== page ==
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It feels like yesterday, but the memory is fresh. Eons ago, I happened to spot some "white slabs" sitting next to my all time favorite Paneer, in the aisle of the grocery store I frequented. See, I was this good girl who went shopping for my mom during the weekends, all on my own, so that my mom can relax her feet. At times I used to buy other stuff that caught my fancy apart from the list my mom provided.
The Italians have easy, inexpensive cooking down to a science, and pasta is only one part of the simple equation. Cheap and healthy vegetables also factor in: Consider cabbage, escarole and radicchio. These traditional Italian cooking mainstays, often overlooked in American cooking, aren’t just good for you—they’re also easy on the wallet and tremendously flavorful when prepared right. For these heftier-than-spinach vegetables, which just require an Italian-inspired braise, the best preparation is to cook them slowly in water, olive oil and wine. For example, while slightly bitter at first, low-calorie, high-fiber, vitamin-packed escarole will transform into a luscious topping for an everyday pasta such as linguine when slowly cooked with several glugs of olive oil and sautéed garlic. Add good-quality, grated Parmesan, and your rustic meal is finished.
Ingredients 1/4 cup walnuts 1/4 cup pignolis (pine nuts) 3 tablespoons chopped garlic (9 cloves) 5 cups fresh basil leaves, packed 1 teaspoon kosher salt 1 teaspoon freshly ground black pepper 1 1/2 cups good olive oil 1 cup freshly grated Parmesan Directions Place the walnuts, pignolis, and garlic in the bowl of a food processor fitted with a steel blade.
Dry frying is a great way to prepare tofu – it removes the moisture from the tofu, enabling it to soak up the flavors of a marinade or sauce. The two main tricks to dry frying tofu are to make sure the tofu is well drained (also called pressing tofu) and to use a non-stick pan. Here are easy instructions showing how to dry fry tofu.
Ingredients Pesto: 1/2 cup grated Asiago cheese 1/2 cup chopped fresh flat-leaf parsley 1/4 cup chopped walnuts 1 tablespoon (about 5 leaves), chopped fresh sage 1 garlic clove , roughly chopped 5 tablespoons grapeseed oil 1/4 teaspoon kosher salt 1/4 teaspoon freshly ground black pepper Tofu: 14 ounces firm tofu, drained and patted dry with paper towels 3 tablespoons extra-virgin olive oil Salt and freshly ground black pepper Directions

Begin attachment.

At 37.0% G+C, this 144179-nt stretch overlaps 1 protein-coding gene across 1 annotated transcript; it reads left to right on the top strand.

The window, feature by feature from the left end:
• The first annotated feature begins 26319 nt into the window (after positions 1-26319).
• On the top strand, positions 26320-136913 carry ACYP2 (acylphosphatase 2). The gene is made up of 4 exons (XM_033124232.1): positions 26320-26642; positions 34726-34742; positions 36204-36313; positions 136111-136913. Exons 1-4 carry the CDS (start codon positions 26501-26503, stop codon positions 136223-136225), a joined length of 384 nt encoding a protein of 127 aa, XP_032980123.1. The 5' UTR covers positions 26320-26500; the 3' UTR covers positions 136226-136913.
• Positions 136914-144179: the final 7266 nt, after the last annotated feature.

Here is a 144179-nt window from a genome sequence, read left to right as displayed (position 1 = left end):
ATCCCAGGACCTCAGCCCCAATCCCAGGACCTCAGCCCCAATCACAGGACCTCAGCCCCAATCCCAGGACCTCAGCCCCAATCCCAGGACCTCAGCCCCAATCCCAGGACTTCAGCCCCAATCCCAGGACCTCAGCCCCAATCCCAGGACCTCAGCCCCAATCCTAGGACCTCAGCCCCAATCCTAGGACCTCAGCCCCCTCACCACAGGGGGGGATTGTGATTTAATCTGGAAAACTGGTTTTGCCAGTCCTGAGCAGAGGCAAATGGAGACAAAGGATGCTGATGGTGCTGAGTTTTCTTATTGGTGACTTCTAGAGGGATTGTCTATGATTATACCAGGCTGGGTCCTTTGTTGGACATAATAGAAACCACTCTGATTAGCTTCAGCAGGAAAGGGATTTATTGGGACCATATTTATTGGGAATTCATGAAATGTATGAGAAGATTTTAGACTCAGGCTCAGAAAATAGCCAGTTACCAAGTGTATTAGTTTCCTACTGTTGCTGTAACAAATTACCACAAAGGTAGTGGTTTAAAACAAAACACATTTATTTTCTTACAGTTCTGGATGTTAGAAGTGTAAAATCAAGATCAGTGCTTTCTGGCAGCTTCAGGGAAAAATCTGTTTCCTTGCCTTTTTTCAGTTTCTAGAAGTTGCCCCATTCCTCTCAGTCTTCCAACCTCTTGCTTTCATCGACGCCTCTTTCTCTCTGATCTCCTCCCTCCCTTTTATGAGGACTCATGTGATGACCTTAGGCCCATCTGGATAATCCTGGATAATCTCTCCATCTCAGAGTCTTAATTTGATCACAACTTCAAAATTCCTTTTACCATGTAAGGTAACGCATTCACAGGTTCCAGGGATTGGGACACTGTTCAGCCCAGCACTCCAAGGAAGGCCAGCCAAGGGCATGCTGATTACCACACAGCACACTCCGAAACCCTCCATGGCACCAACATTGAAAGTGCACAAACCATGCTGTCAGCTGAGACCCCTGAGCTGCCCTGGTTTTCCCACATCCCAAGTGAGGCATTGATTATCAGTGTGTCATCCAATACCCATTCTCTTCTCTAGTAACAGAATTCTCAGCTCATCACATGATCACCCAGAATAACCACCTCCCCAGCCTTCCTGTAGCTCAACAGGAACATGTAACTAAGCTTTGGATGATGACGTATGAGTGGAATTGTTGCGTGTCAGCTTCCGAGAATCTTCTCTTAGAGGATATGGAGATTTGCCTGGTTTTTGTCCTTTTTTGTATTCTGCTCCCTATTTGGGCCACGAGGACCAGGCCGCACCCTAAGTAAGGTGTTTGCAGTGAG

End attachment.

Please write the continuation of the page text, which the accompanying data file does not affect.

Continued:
I'm kicking off the new year with these fantastic black pepper and lime oven fries. It is a recipe and flavor combination) inspired by a recent trip to New Zealand. But before we get too far into the food side of things I want to talk a bit about resolutions.
A light latke that really works…straight from Chef Eric Tucker. Tucker is known for his beautifully designed cookbook, “ The Artful Vegan ” and his work at Millennium, a high end vegan restaurant in San Francisco. Serves: 10 latkes
YIELD Serves 4. More and more people are turning to vegetarian and vegan diets to give our plant a break from the pressures of raising animals. The numbers are pretty convincing. A study by the World Watch Institute found that 87 percent of all agricultural land in the U.S. is used to raise animals for food. And twenty times more land is used to feed a meat-eater than to feed a pure vegetarian. World renowned chefs like Akasha Richmond and Ann Gentry are showing eco-foodies that vegetarian and vegan fare can often be as appealing and gourmet as expensive cuts of meat.
Ingredients 1 pound fusilli pasta 3 tablespoons olive oil 2 cloves garlic , minced 3 cups cherry tomatoes , quartered (about 1 1/2 pints) 1 teaspoon salt 1/2 teaspoon freshly ground black pepper 1/2 cup packed fresh basil leaves, torn 8 ounces fresh mozzarella, diced (about 1 1/4 cups) Directions Bring a large pot of salted water to a boil over high heat. Add the pasta and cook until tender but still firm to the bite, stirring occasionally, about 8 to 10 minutes. Drain pasta into a large bowl and reserve 1/2 cup of the cooking liquid.
It doesn’t surprise me how often people order cold noodles with sesame sauce at Chinese restaurants. What is surprising, though, is how few people make the dish at home. It’s incredibly easy to prepare, with common ingredients, and you can serve it as a main course or appetizer.
This dish may sound mundane, but it has a lot going for it: the texture is rich and intriguing, soft little bits of garlic and cauliflower get tangled in the pasta, and a somewhat unusual cooking technique deepens and intensifies the flavors. When I’m desperate to get something quick, healthy and satisfying on the table, this is a dish I turn to. Summary There are many possible variations. For the cauliflower, you can substitute broccoli, rape or even kale or collards. When you're simmering the garlic, you can add anchovies, capers, pine nuts or dried red pepper flakes -- some or all of them.
Parboil potatoes, crisp them in a pan, and you’ve got a restaurant-worthy dish that’s quick enough to make on a weeknight. Summary You can cook cubed potatoes in oil without parboiling, but keep the heat low and allow plenty of time. In any case, the best potatoes for this dish are waxy, low-starch, "new" potatoes. Ingredients